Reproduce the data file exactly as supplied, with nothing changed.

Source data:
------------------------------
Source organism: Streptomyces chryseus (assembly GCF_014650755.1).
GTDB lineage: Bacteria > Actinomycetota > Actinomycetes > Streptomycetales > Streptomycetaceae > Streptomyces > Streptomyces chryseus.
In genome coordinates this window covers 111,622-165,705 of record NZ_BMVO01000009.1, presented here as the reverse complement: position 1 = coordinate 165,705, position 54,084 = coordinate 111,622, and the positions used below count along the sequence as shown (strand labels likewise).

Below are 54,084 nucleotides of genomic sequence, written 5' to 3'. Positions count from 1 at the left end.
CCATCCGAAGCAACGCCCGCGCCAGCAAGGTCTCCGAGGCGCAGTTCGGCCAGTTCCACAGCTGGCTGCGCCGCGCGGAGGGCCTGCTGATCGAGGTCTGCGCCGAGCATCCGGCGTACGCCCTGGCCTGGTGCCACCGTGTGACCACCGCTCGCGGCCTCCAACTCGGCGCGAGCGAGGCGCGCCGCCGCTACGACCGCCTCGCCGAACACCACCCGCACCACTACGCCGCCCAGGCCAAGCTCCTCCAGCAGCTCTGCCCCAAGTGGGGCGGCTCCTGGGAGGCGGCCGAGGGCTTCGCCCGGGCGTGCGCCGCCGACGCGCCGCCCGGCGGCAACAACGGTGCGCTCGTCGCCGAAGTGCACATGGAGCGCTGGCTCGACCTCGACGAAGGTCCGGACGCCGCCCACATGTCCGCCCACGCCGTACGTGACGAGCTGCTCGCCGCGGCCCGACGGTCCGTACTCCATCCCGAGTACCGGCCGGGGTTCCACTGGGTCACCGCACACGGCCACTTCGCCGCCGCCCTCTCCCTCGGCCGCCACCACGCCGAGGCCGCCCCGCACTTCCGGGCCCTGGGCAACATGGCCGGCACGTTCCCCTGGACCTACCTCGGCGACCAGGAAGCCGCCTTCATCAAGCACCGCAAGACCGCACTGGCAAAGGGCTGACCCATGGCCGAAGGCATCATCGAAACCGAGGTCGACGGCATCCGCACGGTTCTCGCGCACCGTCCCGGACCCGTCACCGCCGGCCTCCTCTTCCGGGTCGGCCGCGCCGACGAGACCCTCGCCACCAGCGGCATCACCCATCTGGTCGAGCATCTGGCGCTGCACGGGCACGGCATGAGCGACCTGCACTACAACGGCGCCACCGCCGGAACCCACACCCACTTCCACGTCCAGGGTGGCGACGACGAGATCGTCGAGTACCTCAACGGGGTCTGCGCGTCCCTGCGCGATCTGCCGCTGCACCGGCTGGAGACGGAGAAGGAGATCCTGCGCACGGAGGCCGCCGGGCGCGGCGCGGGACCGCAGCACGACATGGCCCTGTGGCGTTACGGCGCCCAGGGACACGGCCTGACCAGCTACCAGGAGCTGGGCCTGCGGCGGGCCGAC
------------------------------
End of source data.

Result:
Source organism: Streptomyces chryseus (assembly GCF_014650755.1).
GTDB lineage: Bacteria > Actinomycetota > Actinomycetes > Streptomycetales > Streptomycetaceae > Streptomyces > Streptomyces chryseus.
In genome coordinates this window covers 111,622-165,705 of record NZ_BMVO01000009.1, presented here as the reverse complement: position 1 = coordinate 165,705, position 54,084 = coordinate 111,622, and the positions used below count along the sequence as shown (strand labels likewise).

Below are 54,084 nucleotides of genomic sequence, written 5' to 3'. Positions count from 1 at the left end.
CCATCCGAAGCAACGCCCGCGCCAGCAAGGTCTCCGAGGCGCAGTTCGGCCAGTTCCACAGCTGGCTGCGCCGCGCGGAGGGCCTGCTGATCGAGGTCTGCGCCGAGCATCCGGCGTACGCCCTGGCCTGGTGCCACCGTGTGACCACCGCTCGCGGCCTCCAACTCGGCGCGAGCGAGGCGCGCCGCCGCTACGACCGCCTCGCCGAACACCACCCGCACCACTACGCCGCCCAGGCCAAGCTCCTCCAGCAGCTCTGCCCCAAGTGGGGCGGCTCCTGGGAGGCGGCCGAGGGCTTCGCCCGGGCGTGCGCCGCCGACGCGCCGCCCGGCGGCAACAACGGTGCGCTCGTCGCCGAAGTGCACATGGAGCGCTGGCTCGACCTCGACGAAGGTCCGGACGCCGCCCACATGTCCGCCCACGCCGTACGTGACGAGCTGCTCGCCGCGGCCCGACGGTCCGTACTCCATCCCGAGTACCGGCCGGGGTTCCACTGGGTCACCGCACACGGCCACTTCGCCGCCGCCCTCTCCCTCGGCCGCCACCACGCCGAGGCCGCCCCGCACTTCCGGGCCCTGGGCAACATGGCCGGCACGTTCCCCTGGACCTACCTCGGCGACCAGGAAGCCGCCTTCATCAAGCACCGCAAGACCGCACTGGCAAAGGGCTGACCCATGGCCGAAGGCATCATCGAAACCGAGGTCGACGGCATCCGCACGGTTCTCGCGCACCGTCCCGGACCCGTCACCGCCGGCCTCCTCTTCCGGGTCGGCCGCGCCGACGAGACCCTCGCCACCAGCGGCATCACCCATCTGGTCGAGCATCTGGCGCTGCACGGGCACGGCATGAGCGACCTGCACTACAACGGCGCCACCGCCGGAACCCACACCCACTTCCACGTCCAGGGTGGCGACGACGAGATCGTCGAGTACCTCAACGGGGTCTGCGCGTCCCTGCGCGATCTGCCGCTGCACCGGCTGGAGACGGAGAAGGAGATCCTGCGCACGGAGGCCGCCGGGCGCGGCGCGGGACCGCAGCACGACATGGCCCTGTGGCGTTACGGCGCCCAGGGACACGGCCTGACCAGCTACCAGGAGCTGGGCCTGCGGCGGGCCGAC